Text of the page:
April 10, 2024 

Final Four notebook: Johnson shines with South Carolina, Kate Martin reflects and more

A look back at the Final Four, featuring Tessa Johnson's triumphs, Kate Martin's reflections, and Caitlin Clark's lasting impact

CLEVELAND – Tessa Johnson was locked and loaded against Iowa in the national championship game. Finishing with a career-high 19 points, Johnson made the difference offensively as South Carolina concluded a perfect season with an 87-75 victory over Iowa at Rocket Mortgage Fieldhouse before an electric sellout crowd Sunday.

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What was truly remarkable about Johnson’s offensive outburst was her unwavering commitment to defense. She was benched for a stretch during South Carolina’s opening game against Notre Dame for not properly responding to a screen and missing an assignment. From that moment on, Johnson learned quickly about how to earn playing time.

When asked about the key to winning the championship the day before playing North Carolina State, she responded without hesitation – “defense” – emphasizing its importance. But she also humorously added, “If I hit my shots too.” This playful remark only underscored her deep understanding of the game and her dedication to every aspect of it.

Johnson recognized by fellow Gamecocks

“I’m going to give Tessa Johnson her flowers,” South Carolina sophomore guard Raven Johnson said. “When you talk about a freshman, it’s just the stuff that she does. She’s always ready for the moment. When her number is called, she’s always ready. Every shot she puts up, it goes in. It’s just what Tessa does. She takes pride in defense. If you talk to her, she’s like a sponge. She gets in the gym, and she works on her shot every day. She wants to learn.”

And in a series of shining moments during the women’s tournament final, Johnson’s 3-pointers stick out as some of the brightest stars. Her majestic performance helped South Carolina enjoy a 37-0 advantage in bench points. MiLaysia Fulwiley finished with nine points, meaning the Gamecock freshmen combined for 28 points on 11-of-21 shooting. After missing her first two shots, Johnson made seven of her last nine shot attempts, including six consecutive shots in the second and third quarters and three 3-pointers.

Johnson made all three of her shots in the second quarter for seven points. In the third quarter, she made both of her 3-pointers for six points. She made a 3-pointer during an 8-0 South Carolina third quarter burst after Iowa closed to within, 57-55, with 4:44 remaining. Her second 3-pointer with 1:11 left in the third quarter gave South Carolina a 68-57 lead.

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“Tessa was due for a breakout game,” South Carolina senior guard Te-Hina Paopao said. “What to do better than on a national stage? She’s trusted her process here. She’s trusted her journey. And for her to do that on such a big stage. Her confidence has grown so much. I’m just really excited for her future. She’s going to be a great Gamecock. She’s got a bright future ahead of her. But she has to keep trusting the process and being who she is. She’s just an amazing little girl.”

During the tournament, Johnson, who broke her leg as a high school sophomore, showcased her offensive skills. The 2023 Gatorade Minnesota Player of the Year scored double-digits in three of South Carolina’s six games. She scored 15 points against Oregon State to win the Albany One regional and 11 points in a second round win over North Carolina. Johnson’s previous career best was 16 points against Morgan State.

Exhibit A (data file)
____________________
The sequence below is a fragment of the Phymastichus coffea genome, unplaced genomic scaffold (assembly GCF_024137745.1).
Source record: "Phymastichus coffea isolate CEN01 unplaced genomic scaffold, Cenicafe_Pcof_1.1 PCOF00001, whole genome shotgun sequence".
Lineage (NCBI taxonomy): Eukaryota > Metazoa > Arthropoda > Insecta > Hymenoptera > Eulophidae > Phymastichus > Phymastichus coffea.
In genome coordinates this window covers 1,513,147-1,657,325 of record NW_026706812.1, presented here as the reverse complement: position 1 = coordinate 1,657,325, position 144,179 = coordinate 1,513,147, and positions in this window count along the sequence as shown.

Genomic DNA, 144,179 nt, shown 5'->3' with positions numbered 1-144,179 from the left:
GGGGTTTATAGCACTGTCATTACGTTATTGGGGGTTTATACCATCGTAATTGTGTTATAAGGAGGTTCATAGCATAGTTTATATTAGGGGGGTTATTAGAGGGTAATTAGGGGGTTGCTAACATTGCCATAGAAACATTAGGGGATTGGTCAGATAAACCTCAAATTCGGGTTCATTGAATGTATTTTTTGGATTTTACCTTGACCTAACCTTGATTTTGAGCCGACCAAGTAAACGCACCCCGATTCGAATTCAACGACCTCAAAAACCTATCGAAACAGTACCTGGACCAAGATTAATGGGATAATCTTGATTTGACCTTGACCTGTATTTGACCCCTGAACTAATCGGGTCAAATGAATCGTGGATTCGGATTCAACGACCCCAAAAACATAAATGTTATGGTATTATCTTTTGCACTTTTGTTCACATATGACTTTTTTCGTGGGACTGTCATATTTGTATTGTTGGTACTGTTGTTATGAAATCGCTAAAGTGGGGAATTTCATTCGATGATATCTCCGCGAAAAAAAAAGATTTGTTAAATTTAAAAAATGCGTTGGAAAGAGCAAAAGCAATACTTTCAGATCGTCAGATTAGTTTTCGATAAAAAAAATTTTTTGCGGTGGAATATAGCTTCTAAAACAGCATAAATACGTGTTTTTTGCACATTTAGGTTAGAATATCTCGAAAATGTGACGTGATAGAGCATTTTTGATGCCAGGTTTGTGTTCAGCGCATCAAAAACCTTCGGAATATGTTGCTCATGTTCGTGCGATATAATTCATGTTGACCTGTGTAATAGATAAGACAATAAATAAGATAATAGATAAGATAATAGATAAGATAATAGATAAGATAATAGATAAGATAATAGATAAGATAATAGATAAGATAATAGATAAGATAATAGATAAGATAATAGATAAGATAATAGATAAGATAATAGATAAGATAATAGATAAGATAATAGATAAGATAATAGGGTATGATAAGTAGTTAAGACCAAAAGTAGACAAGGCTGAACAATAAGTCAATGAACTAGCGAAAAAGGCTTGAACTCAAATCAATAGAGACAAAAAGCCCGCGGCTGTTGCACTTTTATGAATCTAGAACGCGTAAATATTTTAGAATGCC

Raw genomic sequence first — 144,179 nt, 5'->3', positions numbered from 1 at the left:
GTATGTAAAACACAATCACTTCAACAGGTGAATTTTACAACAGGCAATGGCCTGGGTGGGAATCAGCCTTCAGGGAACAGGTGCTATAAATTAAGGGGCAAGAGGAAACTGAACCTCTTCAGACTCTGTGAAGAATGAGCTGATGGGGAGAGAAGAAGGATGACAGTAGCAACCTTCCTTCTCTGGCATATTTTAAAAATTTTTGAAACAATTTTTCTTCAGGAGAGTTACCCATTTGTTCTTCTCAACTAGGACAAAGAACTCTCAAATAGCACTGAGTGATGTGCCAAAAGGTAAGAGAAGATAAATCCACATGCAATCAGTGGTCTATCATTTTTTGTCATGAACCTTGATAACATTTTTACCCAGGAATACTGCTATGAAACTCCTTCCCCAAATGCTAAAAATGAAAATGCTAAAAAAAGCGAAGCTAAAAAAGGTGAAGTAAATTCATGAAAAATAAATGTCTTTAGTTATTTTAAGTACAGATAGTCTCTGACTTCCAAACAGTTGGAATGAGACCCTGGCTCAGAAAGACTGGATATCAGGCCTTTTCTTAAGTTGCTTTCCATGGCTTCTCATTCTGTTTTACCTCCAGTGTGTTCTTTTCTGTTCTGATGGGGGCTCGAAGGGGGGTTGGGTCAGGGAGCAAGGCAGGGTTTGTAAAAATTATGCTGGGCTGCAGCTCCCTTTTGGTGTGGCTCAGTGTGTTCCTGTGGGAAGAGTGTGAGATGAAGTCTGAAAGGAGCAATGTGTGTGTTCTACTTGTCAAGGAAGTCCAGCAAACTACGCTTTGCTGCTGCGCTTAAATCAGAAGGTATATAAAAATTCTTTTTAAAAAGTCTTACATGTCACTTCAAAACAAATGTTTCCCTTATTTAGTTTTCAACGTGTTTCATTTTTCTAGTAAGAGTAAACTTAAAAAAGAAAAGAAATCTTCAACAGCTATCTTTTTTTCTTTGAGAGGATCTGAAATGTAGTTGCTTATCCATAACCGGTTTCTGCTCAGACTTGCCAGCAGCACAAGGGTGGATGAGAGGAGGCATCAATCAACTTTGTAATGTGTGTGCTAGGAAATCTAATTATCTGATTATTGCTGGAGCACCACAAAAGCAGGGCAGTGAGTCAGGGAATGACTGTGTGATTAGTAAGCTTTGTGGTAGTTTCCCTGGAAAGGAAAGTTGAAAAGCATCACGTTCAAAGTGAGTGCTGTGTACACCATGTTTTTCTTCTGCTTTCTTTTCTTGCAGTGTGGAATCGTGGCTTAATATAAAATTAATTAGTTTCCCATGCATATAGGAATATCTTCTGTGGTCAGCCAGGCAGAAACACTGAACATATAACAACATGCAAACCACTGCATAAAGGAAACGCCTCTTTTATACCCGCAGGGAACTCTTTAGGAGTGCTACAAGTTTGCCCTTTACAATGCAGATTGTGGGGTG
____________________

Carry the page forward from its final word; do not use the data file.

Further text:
Johnson entered the NCAA Tournament averaging 5.9 points but increased her scoring average to 10.1 points in the Gamecocks’ run to the championship. This was quite the turnaround after not scoring in the Gamecocks’ first round triumph over Presbyterian. A multi-level scorer, Johnson, who led South Carolina in scoring for the first time this season against Oregon State, averaged 11 points per contest in the two wins in Albany.  

For South Carolina, it was a team effort

“I am so happy that we were able to bring everything together,” Fulwiley said. “It might look like we’re this great team, but we didn’t start this way. We had to put in a lot of work to get here. We had a lot of newcomers like me, Tessa, and Te-Hina. Everything was new for us. I was in high school last year and didn’t know everything was this hard. Really, I just came here with the mentality to win. I am blessed that I came here and proud of this team.”

South Carolina’s balance was spread throughout the game, enabling it to overcome a pair of early 10-0 and 20-9 deficits. Fulwiley scored seven points in the first quarter for the Gamecocks. Johnson and Kamilla Cardoso each scored the same amount in the second quarter. Johnson may have led South Carolina with six points in the third quarter, but Chloe Kitts and Bree Hall combined to score six of the Gamecock’s first eight points in the third. In the last quarter, eight South Carolina players scored, led by four points each from Cardoso and Johnson. Cardoso collected seven of her 17 rebounds in the fourth quarter.

Dayton native Bree Hall scored all seven of her points in the second half for South Carolina. (Photo credit: Dominic Allegra, The Next)

Hall, a Dayton native, capped a perfect homecoming with a championship in her home state. After being whistled for two early fouls, Hall adjusted and made key contributions during the second half by scoring all seven of her points.

“It’s awesome and incredible feeling,” Hall said after being asked what it means to be part of South Carolina’s first undefeated team. “I had happy tears, and I am so blessed to be part of something special. Everybody was locked in before the game.”

Additional South Carolina tournament notes

Raven Johnson had 17 steals after registering four against Iowa during the NCAA tournament. Ashlyn Watkins had one block in the game, giving her 91 for the season. South Carolina had a 29-point quarter in each game of the Final Four. The Gamecocks scored 29 points in the third quarter against North Carolina State. South Carolina’s bench scored at least 30 points in five of its six NCAA Tournament games. The Gamecocks are 109-3 over the last three years. South Carolina out-rebounded its Final Four opponents, 97-61.